The geometry of microplates complicates attempts to focus on the bottom of microplate wells. A standard focal length would be possible if the plates were uniform to optical tolerance. However the location of the bottom surface of a microplate well is not uniform to 30 to 150 micron tolerances. To overcome this problem requires devising a method to precisely locate the bottom of a microplate well and focus on this location. In a high throughput system, this method must be rapid and accurate.
One known method of detecting a bottom layer in a microplate uses fluorescence detection to optically autofocus on a target layer within a microplate well. When the focal spot of laser light is below the well base top, minimal fluorescence will be detected. When the microplate is moved along the z axis of a microplate well (z axis is the longitudinal axis of the microplate well), the focal spot at some point begins to cross the well base top. The light from the focal spot will begin to excite fluorescent emission from some of the fluorescent compounds in the well as the focal spot enters the well. When the entire focal spot is above the well base top, a maximum fluorescent intensity is reached. FIG. 2 is a graph of the fluorescence intensity as the focal spot is moved into the well. The beginning of the maximum plateau of fluorescent intensity is a point where the location of the plate when the focal spot is entirely above the well base top. This has been used to refocus the beam within a microplate well. However, in practice this method has proved difficult to effect. The time required to use fluorescent graphing to determine focal spot placement within a well is not rapid enough for high throughput applications.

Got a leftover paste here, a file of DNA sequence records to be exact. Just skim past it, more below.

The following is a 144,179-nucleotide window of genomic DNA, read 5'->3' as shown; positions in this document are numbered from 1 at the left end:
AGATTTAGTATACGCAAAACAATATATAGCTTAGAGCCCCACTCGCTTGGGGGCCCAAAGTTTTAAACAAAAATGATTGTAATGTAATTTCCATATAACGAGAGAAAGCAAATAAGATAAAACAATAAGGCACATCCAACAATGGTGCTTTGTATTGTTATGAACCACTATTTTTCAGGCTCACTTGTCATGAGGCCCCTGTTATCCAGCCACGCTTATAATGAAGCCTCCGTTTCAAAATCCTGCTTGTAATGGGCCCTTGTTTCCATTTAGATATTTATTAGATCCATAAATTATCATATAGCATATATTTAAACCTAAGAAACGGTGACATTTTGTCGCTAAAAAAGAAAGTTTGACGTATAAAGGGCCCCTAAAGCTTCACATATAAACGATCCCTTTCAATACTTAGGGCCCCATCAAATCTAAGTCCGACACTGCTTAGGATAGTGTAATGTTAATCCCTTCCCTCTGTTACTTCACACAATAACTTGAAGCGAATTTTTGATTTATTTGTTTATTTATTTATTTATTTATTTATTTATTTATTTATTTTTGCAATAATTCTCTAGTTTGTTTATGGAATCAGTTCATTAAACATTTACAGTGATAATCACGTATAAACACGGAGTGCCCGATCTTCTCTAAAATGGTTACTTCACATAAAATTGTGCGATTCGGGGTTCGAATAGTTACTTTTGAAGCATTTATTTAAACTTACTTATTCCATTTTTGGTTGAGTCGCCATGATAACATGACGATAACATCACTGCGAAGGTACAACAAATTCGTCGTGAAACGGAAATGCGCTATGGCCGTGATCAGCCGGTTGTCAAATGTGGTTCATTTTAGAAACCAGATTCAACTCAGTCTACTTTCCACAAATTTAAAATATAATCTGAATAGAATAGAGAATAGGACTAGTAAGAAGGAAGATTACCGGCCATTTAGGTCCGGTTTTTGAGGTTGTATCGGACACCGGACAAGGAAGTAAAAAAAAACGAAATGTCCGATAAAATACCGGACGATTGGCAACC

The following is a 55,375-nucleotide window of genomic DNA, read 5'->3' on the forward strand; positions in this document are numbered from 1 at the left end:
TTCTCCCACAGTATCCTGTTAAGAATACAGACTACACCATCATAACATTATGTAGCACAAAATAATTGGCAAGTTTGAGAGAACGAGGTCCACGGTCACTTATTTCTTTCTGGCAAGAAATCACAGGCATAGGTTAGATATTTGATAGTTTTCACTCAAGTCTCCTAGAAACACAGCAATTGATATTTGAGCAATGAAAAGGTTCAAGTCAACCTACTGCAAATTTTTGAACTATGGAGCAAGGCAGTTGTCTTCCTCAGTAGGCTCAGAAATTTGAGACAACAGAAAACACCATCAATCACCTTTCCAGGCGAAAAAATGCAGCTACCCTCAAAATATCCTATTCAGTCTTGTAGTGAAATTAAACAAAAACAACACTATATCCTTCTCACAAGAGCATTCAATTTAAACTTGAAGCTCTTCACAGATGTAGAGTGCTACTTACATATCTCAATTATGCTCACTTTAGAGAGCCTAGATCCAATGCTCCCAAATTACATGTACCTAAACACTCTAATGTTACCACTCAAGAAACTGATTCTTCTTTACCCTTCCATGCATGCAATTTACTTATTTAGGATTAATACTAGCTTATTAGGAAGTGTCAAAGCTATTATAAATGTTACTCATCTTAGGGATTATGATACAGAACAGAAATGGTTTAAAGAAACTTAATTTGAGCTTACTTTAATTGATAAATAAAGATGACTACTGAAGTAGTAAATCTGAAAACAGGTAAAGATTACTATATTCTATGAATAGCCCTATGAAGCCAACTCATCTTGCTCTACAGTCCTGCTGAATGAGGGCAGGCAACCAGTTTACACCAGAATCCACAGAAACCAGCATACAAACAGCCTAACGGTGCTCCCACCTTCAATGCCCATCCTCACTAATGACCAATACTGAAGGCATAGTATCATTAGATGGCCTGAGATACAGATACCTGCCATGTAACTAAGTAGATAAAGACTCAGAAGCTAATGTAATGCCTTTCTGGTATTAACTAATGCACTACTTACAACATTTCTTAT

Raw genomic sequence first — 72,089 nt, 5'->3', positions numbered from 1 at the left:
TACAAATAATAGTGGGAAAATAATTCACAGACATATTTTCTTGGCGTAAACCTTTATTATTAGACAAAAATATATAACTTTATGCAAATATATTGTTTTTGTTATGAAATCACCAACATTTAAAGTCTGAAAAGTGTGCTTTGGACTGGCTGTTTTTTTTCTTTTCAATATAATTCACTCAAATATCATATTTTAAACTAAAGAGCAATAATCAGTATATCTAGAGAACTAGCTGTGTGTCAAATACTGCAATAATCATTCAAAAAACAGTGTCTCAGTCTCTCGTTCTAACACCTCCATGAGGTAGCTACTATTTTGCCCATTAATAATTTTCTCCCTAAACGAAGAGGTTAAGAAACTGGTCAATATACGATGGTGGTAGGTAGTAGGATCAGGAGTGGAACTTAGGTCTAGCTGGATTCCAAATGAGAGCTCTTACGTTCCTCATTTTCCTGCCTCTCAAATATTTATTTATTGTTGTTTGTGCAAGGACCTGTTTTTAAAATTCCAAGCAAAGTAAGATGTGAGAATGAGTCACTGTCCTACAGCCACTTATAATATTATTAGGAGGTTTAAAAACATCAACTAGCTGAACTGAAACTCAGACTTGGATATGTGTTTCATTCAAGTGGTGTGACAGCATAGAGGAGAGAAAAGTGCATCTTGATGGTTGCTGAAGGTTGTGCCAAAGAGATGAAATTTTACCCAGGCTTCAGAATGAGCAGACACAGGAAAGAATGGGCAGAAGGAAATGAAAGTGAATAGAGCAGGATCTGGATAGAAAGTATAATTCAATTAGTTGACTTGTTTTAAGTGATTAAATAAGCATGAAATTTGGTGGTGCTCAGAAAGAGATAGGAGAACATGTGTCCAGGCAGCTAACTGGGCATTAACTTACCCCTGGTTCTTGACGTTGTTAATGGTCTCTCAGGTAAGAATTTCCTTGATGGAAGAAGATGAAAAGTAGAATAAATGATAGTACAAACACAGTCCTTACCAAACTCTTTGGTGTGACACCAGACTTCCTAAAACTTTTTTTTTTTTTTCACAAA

It is therefore an object of the invention to provide a method and apparatus capable of automatically focusing on a thin layer at the bottom of a microplate well. The focusing procedure should be rapid, accurate, and adaptable to fluorescence measurement in heterogeneous assays containing unbound fluorescent reagents. An additional object of the invention is to be able to use the focus method to determine the volume of liquid within the microplate well.